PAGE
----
In 1944, Kathy #1 was born and the first of many hardships and heartaches would occur when she died sometime after her second birthday in 1946 from dysentery. Dzeda not only gets to be reunited with Babushka but with his sweet daughter. Then came Kathy #2, the Kathy you all know today. In 1947 they moved again to a country they did not know, with very little money, few skills, a culture and language they would have to learn but with hope and promise of freedom. They stepped into the unknown to make their home and raise a family. America! They left Iran September 3, 1947 on a Red Cross plane from Tehran to Cairo to Rome, to London where they wouldn’t let them off the plane so they were diverted to Ireland. After spending the night they continued to Iceland then Greenland and landed in New York on September 6th and got to Los Angeles by train, September 12, 1947.
During all this travel babushka was pregnant. Vera was their first child born in the US in 1948. Fred was born in 1949 and then Ellen in 1951. After a 7 year break, Tim was born in 1958 followed by Steve in 1959 and then Lana and Leonard in 1963. Although life as immigrants was new and tough, his approach was always positive with a can do attitude which he put to full use working up to three jobs at a time to not only pay off the cost of immigrating but to provide for his family. Within 6 years he was able to buy his first house in Montebello Gardens.
Dzeda had an incredible work ethic. He was dependable, reliable, conscientious and relentless in getting the job done. These were the qualities he embodied and instilled in all of his kids – to do your best. The other quality he had was integrity – we can all say integrity and doing the right thing was the guide and gauge he lived by even before he was a believer. All the while Babushka persevered in praying for Dzeda’s salvation. Her prayer was answered in 1963 when Billy Graham came to the Los Angeles Memorial Coliseum for a crusade. Our Aunt Ellen recalls, “I was in the eighth grade and attended the crusade every night with my father. I’ll never forget the night my dad got out of his seat and made the long walk down to the field to acknowledge God’s call on his life. What a glorious day!” It was not only a day of celebration but also a time when lives were forever changed.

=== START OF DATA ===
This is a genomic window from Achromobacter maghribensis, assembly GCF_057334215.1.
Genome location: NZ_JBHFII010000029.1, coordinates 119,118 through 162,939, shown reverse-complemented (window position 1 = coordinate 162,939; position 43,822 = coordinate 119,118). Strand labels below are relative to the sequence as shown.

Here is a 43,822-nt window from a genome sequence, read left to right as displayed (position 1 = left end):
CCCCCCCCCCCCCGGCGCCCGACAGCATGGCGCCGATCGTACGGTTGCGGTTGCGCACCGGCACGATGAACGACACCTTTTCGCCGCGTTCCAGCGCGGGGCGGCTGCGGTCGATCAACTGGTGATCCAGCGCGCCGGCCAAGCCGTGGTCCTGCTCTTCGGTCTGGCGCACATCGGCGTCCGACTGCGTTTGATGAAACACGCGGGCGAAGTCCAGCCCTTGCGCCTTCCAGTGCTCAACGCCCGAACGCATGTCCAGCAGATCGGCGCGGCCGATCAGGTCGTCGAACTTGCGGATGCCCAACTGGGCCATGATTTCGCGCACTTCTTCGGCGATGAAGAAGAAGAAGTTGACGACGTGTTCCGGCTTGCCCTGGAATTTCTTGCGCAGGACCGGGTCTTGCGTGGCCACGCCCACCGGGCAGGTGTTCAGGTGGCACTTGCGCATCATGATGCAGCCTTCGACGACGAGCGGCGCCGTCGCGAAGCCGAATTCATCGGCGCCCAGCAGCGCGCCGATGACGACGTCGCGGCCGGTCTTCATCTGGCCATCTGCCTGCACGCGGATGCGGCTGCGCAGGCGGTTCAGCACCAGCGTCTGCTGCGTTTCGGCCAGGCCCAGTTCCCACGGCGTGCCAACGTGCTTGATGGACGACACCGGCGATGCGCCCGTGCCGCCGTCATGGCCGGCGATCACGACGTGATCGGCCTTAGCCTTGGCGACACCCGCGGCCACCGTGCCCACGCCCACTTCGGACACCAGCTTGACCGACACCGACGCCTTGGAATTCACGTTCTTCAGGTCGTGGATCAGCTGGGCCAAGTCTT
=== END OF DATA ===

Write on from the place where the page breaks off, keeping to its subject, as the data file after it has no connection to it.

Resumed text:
Becoming a believer came at a high cost for Dzeda. Family and friends would question his decision and many ostracized him calling him a traitor from the tradition he grew up in. Because of that we learned what true courage and sacrifice looked like to follow Christ. Dzeda never stopped honoring his Molokan Father and Mother. Dzeda loved his Molokan, brothers and sisters and prayed for them often and loved to share the Good News with them and what freedom in Christ looked like and could be. He also loved fellow believers at Bethany Baptist Church and encouraged them often not only through bible studies and sharing what God was teaching him but even pastoring a small congregation of Russian believers in Santa Ana. He was always in God’s Word, talking with Babushka about what he was preparing and most of all – praying. You could walk by their bedroom and see both Dzeda and Babushka on their knees praying and hearing your name.